The Tea Party landed on its face, last night, as its star candidate lost a winnable Virginia governor’s race Tuesday and as Gov. Chris Christie won big in New Jersey.

Republican Ken Cuccinelli ran against Democrat Terry McAuliffe in Virginia, an important swing state test for the grassroots conservatives, but still fell short.  The result was a vivid reminder that the Tea Party has become a movement with largely regional and limited national appeal.  The antics of Tea Party Republicans in the House of Representatives during the recent shutdown of the Federal Government have also led to a backlash against radical Republicans who are bent on destroying our country to spite their face.

Cuccinelli was a model of what the Tea Party had eagerly sought as a feisty, unapologetic believer with a sterling resume.  He venomously supported limits on abortion clinics.  He was the first state attorney general to file suit against the hated Affordable Care Act.  He also recently challenged a researcher over climate change work.

But Cuccinelli struggled from start to finish in a race that Republicans should have won easily, up against a flawed Democratic candidate.

Christie, on the other hand, cruised to a big victory in New Jersey.  Christie demonstrated broad appeal, as polls found him doing well Tuesday among independents, women, racial minorities and others who Republicans have had trouble attracting.

Tea Party loyalists tend to loathe Christie because he embraced Obama last year after Super storm Sandy ravaged New Jersey, and he has also downplayed his conservative stands on social issues.

In Virginia, the Tea Party looked to reclaim the state that had been reliably Republican for decades.  Virginia has long had a strong social conservative wing, and the Tea Party appeared to thrive in certain pockets of the state.

Cuccinelli had another advantage: McAuliffe, dogged by controversial business deals, was hardly a favorite in his own party.  The 16-day government shutdown last month, which had a large impact on the state, stole the spotlight from Cuccinelli’s bid to make opposition to the Affordable Care Act a major issue, and incumbent Gov. Bob McDonnell’s ethical troubles took the once-popular Republican governor out of the campaign.  But, the deciding factor was that Cuccinelli could never shed that Tea Party label and it hurt him.  Exit polls showed more than four in 10 voters opposed the Tea Party, and they went 9 to 1 for McAuliffe.  Forty-four percent of voters called themselves moderates, and they broke nearly 2 to 1 for McAuliffe.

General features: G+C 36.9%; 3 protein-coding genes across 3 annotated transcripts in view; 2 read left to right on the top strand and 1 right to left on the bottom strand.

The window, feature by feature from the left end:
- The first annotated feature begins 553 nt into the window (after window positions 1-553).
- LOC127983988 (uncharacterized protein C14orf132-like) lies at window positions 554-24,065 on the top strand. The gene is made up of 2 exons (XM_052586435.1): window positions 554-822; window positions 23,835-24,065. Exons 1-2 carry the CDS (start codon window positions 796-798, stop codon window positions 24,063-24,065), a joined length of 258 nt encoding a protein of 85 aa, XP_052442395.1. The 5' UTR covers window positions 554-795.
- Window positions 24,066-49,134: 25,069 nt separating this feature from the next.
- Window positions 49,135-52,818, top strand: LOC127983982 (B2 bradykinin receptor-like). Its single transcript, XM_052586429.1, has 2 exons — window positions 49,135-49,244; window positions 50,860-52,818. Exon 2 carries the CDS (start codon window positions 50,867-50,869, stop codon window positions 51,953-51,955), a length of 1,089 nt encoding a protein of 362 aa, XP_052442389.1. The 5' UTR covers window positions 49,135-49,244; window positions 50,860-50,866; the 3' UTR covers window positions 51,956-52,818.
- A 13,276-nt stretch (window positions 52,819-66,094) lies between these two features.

The result mirrored the trouble the Tea Party has had in general elections.  The roughly 4-year-old movement has never been able to duplicate its 2010 success, when it was at least partly responsible for electing 87 Republican freshmen to the House of Representatives, enough to give the party a majority it still holds.  Tea Party candidates, for example, have proved too extreme to win winnable general elections in swing states such as Delaware, Missouri and Nevada.

The Tea Party’s wish to change policy by holding this country hostage will ultimately be its downfall and yesterday’s results are only the beginning.

 

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